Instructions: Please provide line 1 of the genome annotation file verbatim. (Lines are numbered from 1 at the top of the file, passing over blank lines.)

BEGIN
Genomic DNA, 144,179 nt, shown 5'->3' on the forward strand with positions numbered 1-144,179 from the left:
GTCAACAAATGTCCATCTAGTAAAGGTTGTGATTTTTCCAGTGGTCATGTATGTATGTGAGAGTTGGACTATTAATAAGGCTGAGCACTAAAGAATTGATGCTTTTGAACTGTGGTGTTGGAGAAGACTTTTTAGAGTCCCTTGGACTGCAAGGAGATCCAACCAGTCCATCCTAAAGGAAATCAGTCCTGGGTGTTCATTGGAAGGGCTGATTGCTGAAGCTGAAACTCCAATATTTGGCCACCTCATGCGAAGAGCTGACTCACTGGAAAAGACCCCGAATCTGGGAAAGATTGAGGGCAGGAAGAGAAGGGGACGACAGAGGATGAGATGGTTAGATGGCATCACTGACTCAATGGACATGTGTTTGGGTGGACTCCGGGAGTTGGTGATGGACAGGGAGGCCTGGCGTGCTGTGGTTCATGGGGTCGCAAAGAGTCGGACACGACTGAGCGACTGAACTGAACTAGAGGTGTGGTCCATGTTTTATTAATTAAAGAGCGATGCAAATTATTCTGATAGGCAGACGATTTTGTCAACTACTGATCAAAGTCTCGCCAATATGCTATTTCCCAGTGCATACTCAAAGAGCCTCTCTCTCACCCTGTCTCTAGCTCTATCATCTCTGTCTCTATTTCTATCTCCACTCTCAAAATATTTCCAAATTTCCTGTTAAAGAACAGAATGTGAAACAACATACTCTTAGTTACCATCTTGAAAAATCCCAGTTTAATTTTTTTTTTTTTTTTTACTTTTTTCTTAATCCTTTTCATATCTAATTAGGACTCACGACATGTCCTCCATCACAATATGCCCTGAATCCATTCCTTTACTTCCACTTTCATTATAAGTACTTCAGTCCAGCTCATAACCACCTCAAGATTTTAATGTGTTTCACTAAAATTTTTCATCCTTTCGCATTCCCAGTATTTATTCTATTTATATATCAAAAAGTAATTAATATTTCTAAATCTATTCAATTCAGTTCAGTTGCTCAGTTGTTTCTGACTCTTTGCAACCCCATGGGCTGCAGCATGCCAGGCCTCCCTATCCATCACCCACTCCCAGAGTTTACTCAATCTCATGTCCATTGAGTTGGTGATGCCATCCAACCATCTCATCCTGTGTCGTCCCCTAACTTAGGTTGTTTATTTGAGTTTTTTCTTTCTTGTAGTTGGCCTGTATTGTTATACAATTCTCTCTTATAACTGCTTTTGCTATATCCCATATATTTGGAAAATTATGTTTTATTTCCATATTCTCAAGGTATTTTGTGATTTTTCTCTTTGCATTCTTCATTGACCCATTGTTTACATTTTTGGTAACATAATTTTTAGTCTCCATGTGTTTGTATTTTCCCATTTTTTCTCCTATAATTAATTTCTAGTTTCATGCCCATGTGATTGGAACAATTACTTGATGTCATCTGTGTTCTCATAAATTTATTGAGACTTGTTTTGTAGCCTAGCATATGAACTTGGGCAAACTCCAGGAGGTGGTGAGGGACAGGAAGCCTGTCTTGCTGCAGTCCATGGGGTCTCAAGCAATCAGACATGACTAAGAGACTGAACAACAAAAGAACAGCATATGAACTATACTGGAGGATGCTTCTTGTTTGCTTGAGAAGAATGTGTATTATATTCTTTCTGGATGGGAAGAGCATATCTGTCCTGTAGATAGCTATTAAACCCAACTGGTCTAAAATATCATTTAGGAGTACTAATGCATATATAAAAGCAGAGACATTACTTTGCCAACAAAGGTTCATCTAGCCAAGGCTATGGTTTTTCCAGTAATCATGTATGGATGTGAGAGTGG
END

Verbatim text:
Genomic DNA, 144,179 nt, shown 5'->3' on the forward strand with positions numbered 1-144,179 from the left: